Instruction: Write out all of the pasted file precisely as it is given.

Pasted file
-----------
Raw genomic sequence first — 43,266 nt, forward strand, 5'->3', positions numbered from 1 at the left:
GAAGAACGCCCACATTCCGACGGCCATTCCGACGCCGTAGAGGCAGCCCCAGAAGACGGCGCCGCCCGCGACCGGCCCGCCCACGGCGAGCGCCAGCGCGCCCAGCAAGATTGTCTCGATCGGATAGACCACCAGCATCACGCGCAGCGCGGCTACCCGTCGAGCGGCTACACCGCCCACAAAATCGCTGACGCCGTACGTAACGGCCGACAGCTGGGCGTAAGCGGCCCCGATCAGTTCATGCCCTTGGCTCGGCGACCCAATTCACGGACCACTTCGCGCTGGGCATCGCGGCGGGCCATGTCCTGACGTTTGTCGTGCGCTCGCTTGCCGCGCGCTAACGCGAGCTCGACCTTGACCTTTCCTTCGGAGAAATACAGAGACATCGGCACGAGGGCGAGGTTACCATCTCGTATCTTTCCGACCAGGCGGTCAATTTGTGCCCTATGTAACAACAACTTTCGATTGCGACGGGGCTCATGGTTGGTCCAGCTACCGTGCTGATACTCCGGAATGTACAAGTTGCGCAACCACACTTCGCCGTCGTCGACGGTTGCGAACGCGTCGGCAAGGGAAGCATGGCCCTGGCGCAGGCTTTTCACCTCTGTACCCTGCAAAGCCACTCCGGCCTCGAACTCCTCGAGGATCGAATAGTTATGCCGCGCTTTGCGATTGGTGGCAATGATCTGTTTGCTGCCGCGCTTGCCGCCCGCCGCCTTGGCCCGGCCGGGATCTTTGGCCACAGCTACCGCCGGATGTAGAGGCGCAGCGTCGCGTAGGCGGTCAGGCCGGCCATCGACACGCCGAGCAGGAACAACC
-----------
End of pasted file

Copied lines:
Raw genomic sequence first — 43,266 nt, forward strand, 5'->3', positions numbered from 1 at the left:
GAAGAACGCCCACATTCCGACGGCCATTCCGACGCCGTAGAGGCAGCCCCAGAAGACGGCGCCGCCCGCGACCGGCCCGCCCACGGCGAGCGCCAGCGCGCCCAGCAAGATTGTCTCGATCGGATAGACCACCAGCATCACGCGCAGCGCGGCTACCCGTCGAGCGGCTACACCGCCCACAAAATCGCTGACGCCGTACGTAACGGCCGACAGCTGGGCGTAAGCGGCCCCGATCAGTTCATGCCCTTGGCTCGGCGACCCAATTCACGGACCACTTCGCGCTGGGCATCGCGGCGGGCCATGTCCTGACGTTTGTCGTGCGCTCGCTTGCCGCGCGCTAACGCGAGCTCGACCTTGACCTTTCCTTCGGAGAAATACAGAGACATCGGCACGAGGGCGAGGTTACCATCTCGTATCTTTCCGACCAGGCGGTCAATTTGTGCCCTATGTAACAACAACTTTCGATTGCGACGGGGCTCATGGTTGGTCCAGCTACCGTGCTGATACTCCGGAATGTACAAGTTGCGCAACCACACTTCGCCGTCGTCGACGGTTGCGAACGCGTCGGCAAGGGAAGCATGGCCCTGGCGCAGGCTTTTCACCTCTGTACCCTGCAAAGCCACTCCGGCCTCGAACTCCTCGAGGATCGAATAGTTATGCCGCGCTTTGCGATTGGTGGCAATGATCTGTTTGCTGCCGCGCTTGCCGCCCGCCGCCTTGGCCCGGCCGGGATCTTTGGCCACAGCTACCGCCGGATGTAGAGGCGCAGCGTCGCGTAGGCGGTCAGGCCGGCCATCGACACGCCGAGCAGGAACAACC